Friday, October 14, 2011

It's A Combination of Things

I got word today that my 3 grandsons will be arriving on December 14th to stay for 2 weeks. I am ecstatic beyond words. Instantly I pull open a December Calendar page on my computer and begin plugging in fun things to do each day with the boys.

My only 3 grandkids live half way across the United States and I will want to wring every possible minute for all it is worth while they are here, all while juggling the extra cooking and cleaning and limited sleeping when our smallish house is full of as many as 13 people and two dogs plus puppies due soon. While they are here there will always be someone eating, though not always someone washing dishes, always someone in one of the two bathrooms, though seldom does the Lysol and Windex get applied, and as it will be winter, there will be layers of clothing and socks and wet gloves, so the washer and the dryer will always be running. Oh, and I need to remember to hide the Sharpees.

I honestly don't mind the chaos and the work. I will make a lot of the food in the weeks prior to their arrival and freeze it ahead, that will make dinner time easier. I will check with the grand kids to find out their favorite dinners so that dinner-times have fewer melt downs. Oh, wait, did I say grand kids? Oh please, my 17 year old is pickier than the 3 grand kids put together, and I have 3 other kids who have a long list of quirky food allergies.

Anyway, as I add to my calendar "Ginger Bread Houses" for the 17th and "Build Snowmen" on the 20th, I come to the 21st, Winter Solstice. I decide to do a little reading on Wikipedia to see if it sparks a fun idea for a way to make that day fun. That page comes up on the screen and I am reading along, and hit this sentence, "The Saami, indigenous people of Finland, Sweden and Norway, worship Beiwe, the sun-goddess of fertility and sanity."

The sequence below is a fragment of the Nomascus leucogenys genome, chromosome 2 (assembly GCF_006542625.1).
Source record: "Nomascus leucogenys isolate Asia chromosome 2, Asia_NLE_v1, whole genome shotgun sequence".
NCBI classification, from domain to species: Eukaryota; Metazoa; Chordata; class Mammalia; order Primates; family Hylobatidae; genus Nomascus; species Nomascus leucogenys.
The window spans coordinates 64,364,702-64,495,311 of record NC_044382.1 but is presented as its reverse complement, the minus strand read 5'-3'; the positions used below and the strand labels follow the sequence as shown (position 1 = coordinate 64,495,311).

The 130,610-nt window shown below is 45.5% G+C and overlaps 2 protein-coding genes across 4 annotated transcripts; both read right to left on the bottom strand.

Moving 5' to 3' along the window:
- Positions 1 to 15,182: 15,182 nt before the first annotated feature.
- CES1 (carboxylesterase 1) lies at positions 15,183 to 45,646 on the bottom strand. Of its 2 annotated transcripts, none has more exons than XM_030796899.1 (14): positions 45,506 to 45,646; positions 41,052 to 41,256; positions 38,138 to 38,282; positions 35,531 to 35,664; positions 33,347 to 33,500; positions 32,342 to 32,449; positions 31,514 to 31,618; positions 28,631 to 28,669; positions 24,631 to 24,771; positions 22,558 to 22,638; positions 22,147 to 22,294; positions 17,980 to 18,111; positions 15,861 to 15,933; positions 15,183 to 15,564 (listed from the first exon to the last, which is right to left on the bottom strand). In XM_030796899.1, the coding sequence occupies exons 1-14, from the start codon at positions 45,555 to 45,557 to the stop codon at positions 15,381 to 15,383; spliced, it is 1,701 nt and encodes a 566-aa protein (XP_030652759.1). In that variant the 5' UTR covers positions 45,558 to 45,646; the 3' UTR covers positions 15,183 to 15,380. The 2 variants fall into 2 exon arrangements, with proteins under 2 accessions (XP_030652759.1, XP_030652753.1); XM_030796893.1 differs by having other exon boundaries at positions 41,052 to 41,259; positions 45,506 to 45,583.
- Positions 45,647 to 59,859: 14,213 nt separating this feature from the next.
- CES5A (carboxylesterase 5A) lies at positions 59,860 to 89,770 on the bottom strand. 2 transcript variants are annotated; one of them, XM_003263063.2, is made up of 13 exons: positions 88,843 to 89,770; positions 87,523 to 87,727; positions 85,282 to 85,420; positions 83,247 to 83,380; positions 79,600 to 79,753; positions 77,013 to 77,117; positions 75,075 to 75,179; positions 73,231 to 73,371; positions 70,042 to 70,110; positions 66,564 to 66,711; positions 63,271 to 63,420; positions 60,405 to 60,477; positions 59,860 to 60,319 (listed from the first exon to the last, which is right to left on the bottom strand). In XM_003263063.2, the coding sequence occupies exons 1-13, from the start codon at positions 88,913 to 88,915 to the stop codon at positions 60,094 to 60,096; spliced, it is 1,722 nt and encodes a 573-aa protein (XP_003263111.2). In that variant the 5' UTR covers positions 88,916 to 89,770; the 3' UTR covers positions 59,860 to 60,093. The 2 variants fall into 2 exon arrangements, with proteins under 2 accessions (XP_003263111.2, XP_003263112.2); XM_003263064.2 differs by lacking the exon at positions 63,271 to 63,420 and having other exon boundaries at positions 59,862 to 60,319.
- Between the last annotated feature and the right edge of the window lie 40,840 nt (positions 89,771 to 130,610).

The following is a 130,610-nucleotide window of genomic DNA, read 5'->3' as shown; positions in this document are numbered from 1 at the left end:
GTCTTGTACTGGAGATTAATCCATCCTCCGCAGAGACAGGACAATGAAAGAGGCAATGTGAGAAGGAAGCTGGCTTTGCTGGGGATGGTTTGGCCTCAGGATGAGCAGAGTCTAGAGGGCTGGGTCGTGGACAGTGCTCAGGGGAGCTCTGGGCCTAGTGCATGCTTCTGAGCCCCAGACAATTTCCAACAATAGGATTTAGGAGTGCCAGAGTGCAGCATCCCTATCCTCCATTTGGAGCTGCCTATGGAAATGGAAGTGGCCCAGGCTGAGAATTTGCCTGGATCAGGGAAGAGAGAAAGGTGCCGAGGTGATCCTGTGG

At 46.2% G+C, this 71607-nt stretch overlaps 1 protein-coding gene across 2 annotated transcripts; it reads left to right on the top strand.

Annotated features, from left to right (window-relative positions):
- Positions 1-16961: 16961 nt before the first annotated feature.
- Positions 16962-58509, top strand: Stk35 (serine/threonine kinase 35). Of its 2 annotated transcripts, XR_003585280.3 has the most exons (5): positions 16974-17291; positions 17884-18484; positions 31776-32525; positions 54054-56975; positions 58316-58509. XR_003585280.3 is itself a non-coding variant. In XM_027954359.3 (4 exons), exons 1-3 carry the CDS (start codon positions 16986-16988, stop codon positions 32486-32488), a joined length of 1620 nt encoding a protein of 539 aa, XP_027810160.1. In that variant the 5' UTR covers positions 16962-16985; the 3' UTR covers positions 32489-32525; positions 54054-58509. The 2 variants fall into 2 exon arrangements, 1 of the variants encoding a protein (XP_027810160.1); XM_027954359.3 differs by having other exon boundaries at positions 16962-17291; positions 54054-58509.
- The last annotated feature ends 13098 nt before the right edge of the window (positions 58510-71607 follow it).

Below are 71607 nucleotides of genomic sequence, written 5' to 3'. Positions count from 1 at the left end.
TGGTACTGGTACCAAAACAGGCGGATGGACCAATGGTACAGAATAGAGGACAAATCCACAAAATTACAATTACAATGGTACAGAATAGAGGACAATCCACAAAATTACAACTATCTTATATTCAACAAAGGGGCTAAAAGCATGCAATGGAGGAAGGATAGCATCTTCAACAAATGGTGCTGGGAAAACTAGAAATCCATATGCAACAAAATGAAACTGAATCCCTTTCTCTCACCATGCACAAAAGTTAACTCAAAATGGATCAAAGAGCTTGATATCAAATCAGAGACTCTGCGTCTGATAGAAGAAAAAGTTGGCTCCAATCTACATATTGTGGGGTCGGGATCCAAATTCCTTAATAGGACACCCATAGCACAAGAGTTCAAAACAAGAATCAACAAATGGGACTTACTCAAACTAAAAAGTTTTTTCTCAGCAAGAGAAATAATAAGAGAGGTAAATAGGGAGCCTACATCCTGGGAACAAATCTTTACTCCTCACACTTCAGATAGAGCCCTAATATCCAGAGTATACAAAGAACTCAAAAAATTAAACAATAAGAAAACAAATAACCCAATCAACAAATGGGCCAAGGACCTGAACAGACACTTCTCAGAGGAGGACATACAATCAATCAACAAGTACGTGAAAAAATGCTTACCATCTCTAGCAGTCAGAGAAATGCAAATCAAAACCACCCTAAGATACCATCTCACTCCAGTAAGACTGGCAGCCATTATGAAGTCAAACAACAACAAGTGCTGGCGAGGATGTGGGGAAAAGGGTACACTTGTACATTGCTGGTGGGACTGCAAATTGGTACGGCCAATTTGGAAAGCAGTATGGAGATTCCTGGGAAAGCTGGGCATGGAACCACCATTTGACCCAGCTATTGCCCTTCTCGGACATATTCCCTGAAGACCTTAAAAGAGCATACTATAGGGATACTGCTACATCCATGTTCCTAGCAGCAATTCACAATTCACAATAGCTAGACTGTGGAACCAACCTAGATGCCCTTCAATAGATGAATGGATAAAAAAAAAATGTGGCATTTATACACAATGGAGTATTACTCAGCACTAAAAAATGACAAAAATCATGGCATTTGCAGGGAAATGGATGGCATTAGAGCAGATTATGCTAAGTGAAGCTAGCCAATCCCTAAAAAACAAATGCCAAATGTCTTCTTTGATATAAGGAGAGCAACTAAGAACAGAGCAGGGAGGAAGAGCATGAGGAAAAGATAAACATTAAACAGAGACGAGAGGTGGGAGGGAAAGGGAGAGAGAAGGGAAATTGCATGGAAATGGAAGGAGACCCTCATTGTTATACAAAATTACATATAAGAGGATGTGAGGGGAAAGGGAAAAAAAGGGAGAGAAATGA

Fertility and Sanity coming from the same Goddess?

That's the best laugh I have had in a long time.

Sunday, February 13, 2011


Hooray! The grocery store where I usually shop had primroses out front this week! A single rack filled with a dozen trays, happy hopeful flowers of bright yellow, deep red, and joyful pink.

In the world there are a lot more complex flowers than the primrose, more heat resistant, some better for arranging, some more flamboyant. But I think primroses the bravest, for they are the ones that show up first, and can keep themselves together, even if winter isn't quite through blasting us. They bravely go to the front lines of our imaginations, reminding us that there is more to life than winter and inversion and shades of gray, dead brown and more gray. "Spring is coming," they announce, "Somewhere under the snow there is hope".

It was warm enough on Saturday that I tied up my walking shoes and walked outside for the first time since November. The smell of things warming up was so wonderful that I started to get light headed from all the deep breathing. I was disgustingly cheerful as I called out to other walkers who couldn't resist getting out of the house as well. I live on a road that leads up to a lovely little canyon, and it was a steady stream of folks who just had to see for themselves if their favorite trails might not have disappeared completely after all the snow storms.

Though I had planned to walk at least two miles in any direction before turning around, my footsteps led me to the house of someone close by I know who started chemo therapy at the end of December. I worried I might be disturbing her, but her daughter showed me in and we had a great time chatting. She had been on a short walk that morning, but the second phase of chemo made her back ache, so she was curled up on the couch with a heating pad. She rubbed the few tufts of hair left on her head and said that should know soon if the second drug would allow her to keep what little hair was left. She was thrilled to say that even though she couldn't taste anything, at least her mouth didn't taste like chemicals anymore, and even though she didn't feel like moving much, she didn't feel like throwing up any more either. She thanked me for the gum and scentless lotion that I had brought previously like I had brought her something that took effort and talent. Her eyes, more pronounced with the weight loss, were bright and alert, and hopeful.

She's like those primroses, brave and hopeful. I liked primroses before, but they mean a little more to me now.